When it comes to running a successful food service operation, effective management of FOG (fats, oils, and grease) is of utmost importance. Without proper management, the consequences can be alarming. Did you know that clogged pipes and sewer backups caused by FOG accumulation can lead to expensive repairs and regulatory fines? Here we layout the basics including what grease traps are, how they work and the types of grease management solutions that are available.
Grease traps have become a major part of any catering and foodservice set-up. Legislation has clamped down on the effects that FOG laden waste water has on the sewer system and the environment and therefore buying the right grease trap has never been more important. Here we discuss exactly what grease traps are in all their forms, how they prevent dreaded fatbergs and how to make sure you buy the right type and size for your business.
Every year, millions of litres of wastewater get dumped into the drainage system in the UK alone from activities carried out in commercial kitchens. On the same thread, water companies spend millions clearing blockages caused by fatbergs which are as a direct result from the FOG introduced by this wastewater from the commercial kitchen.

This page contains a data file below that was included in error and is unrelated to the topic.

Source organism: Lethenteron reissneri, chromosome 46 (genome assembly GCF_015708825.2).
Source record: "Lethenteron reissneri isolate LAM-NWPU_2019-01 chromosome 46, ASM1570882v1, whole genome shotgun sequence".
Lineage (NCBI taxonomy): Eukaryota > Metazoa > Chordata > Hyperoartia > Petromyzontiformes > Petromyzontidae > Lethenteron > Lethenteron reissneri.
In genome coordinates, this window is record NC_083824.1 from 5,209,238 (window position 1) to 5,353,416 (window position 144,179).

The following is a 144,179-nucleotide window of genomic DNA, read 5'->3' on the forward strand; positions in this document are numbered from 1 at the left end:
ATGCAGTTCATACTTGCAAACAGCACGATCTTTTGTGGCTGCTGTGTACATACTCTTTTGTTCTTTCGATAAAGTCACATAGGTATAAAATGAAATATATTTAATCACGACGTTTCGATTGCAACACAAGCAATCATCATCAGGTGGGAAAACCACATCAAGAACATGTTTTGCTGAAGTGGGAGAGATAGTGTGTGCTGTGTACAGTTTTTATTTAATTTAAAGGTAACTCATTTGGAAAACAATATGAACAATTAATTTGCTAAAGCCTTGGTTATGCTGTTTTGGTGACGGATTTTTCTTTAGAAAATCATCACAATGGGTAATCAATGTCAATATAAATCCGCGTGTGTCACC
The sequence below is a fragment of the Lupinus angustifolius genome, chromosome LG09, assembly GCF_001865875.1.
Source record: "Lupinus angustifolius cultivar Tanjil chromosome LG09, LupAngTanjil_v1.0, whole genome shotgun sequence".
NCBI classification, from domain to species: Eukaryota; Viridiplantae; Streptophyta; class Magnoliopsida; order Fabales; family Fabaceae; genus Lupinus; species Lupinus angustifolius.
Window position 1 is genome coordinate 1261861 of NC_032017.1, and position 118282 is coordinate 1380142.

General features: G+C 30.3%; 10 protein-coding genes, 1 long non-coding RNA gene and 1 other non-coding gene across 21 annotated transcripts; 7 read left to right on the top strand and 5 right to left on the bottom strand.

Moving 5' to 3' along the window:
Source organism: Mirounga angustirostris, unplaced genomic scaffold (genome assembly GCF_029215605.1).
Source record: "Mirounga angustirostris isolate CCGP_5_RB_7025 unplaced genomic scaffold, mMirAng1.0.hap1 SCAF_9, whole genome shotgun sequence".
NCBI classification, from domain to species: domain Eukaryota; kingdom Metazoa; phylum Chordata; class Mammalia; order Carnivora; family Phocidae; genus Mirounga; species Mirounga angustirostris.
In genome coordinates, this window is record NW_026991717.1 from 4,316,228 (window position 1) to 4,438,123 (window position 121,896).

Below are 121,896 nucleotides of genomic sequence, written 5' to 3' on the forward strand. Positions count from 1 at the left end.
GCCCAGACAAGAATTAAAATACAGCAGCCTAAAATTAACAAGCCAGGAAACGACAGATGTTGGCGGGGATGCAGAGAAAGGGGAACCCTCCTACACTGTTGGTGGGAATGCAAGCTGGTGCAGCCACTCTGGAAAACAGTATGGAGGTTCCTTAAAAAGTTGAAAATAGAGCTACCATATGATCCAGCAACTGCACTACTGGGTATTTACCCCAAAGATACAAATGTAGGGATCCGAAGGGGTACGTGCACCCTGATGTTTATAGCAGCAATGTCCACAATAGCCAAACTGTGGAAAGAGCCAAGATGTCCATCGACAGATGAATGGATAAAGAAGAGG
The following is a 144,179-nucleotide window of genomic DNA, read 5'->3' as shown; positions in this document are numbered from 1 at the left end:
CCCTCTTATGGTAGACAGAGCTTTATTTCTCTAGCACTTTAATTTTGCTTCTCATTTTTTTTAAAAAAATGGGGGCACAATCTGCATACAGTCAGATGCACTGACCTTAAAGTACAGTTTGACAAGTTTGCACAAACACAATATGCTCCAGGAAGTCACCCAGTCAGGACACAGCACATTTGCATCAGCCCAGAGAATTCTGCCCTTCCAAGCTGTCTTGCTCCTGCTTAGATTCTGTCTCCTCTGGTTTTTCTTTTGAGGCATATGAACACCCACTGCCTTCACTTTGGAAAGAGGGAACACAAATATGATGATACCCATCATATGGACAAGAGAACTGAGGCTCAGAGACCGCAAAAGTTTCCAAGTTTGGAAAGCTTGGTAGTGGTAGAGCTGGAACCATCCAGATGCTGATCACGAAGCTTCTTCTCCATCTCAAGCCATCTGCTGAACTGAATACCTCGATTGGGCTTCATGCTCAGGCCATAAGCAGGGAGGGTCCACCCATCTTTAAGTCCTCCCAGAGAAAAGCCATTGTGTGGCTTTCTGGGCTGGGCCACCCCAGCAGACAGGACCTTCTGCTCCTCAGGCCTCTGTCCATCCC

To prevent this from happening, authorities have introduced laws, regulations and guidelines that involve the usage of grease traps in any commercial establishment serving food. While this isn’t compulsory at present in England, it is strongly advised and will likely become a legal requirement (as it is in Scotland) very soon. You could pay hefty fines for failure to use the appropriate grease traps as directed by your local authorities.
Given the importance of a grease trap to your business and the environment at large, it is important for you, as a commercial kitchen owner, to understand what kind of grease trap you need and the appropriate size for maximum effect